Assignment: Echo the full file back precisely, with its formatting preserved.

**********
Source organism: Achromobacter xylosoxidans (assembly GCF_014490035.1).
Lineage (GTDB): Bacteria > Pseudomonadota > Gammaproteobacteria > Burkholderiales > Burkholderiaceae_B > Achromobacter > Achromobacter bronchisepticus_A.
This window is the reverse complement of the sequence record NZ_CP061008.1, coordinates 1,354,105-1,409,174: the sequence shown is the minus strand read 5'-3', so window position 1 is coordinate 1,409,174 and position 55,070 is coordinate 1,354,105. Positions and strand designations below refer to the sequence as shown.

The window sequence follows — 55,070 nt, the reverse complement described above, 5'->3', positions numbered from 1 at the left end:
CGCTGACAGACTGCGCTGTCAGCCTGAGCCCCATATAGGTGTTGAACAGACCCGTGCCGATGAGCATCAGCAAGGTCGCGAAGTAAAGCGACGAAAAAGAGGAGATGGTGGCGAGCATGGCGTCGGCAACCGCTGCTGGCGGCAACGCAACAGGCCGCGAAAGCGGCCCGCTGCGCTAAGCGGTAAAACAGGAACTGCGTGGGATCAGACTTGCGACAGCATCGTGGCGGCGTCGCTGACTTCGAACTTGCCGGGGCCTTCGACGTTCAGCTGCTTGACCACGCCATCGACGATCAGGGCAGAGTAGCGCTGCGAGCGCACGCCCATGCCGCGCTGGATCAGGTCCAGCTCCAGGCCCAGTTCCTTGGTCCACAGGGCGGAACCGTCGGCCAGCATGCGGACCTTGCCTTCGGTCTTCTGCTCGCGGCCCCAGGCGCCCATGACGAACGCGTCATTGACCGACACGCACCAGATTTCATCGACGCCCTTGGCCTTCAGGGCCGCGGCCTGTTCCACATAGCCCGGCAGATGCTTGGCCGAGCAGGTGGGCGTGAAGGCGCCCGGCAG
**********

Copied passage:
Source organism: Achromobacter xylosoxidans (assembly GCF_014490035.1).
Lineage (GTDB): Bacteria > Pseudomonadota > Gammaproteobacteria > Burkholderiales > Burkholderiaceae_B > Achromobacter > Achromobacter bronchisepticus_A.
This window is the reverse complement of the sequence record NZ_CP061008.1, coordinates 1,354,105-1,409,174: the sequence shown is the minus strand read 5'-3', so window position 1 is coordinate 1,409,174 and position 55,070 is coordinate 1,354,105. Positions and strand designations below refer to the sequence as shown.

The window sequence follows — 55,070 nt, the reverse complement described above, 5'->3', positions numbered from 1 at the left end:
CGCTGACAGACTGCGCTGTCAGCCTGAGCCCCATATAGGTGTTGAACAGACCCGTGCCGATGAGCATCAGCAAGGTCGCGAAGTAAAGCGACGAAAAAGAGGAGATGGTGGCGAGCATGGCGTCGGCAACCGCTGCTGGCGGCAACGCAACAGGCCGCGAAAGCGGCCCGCTGCGCTAAGCGGTAAAACAGGAACTGCGTGGGATCAGACTTGCGACAGCATCGTGGCGGCGTCGCTGACTTCGAACTTGCCGGGGCCTTCGACGTTCAGCTGCTTGACCACGCCATCGACGATCAGGGCAGAGTAGCGCTGCGAGCGCACGCCCATGCCGCGCTGGATCAGGTCCAGCTCCAGGCCCAGTTCCTTGGTCCACAGGGCGGAACCGTCGGCCAGCATGCGGACCTTGCCTTCGGTCTTCTGCTCGCGGCCCCAGGCGCCCATGACGAACGCGTCATTGACCGACACGCACCAGATTTCATCGACGCCCTTGGCCTTCAGGGCCGCGGCCTGTTCCACATAGCCCGGCAGATGCTTGGCCGAGCAGGTGGGCGTGAAGGCGCCCGGCAG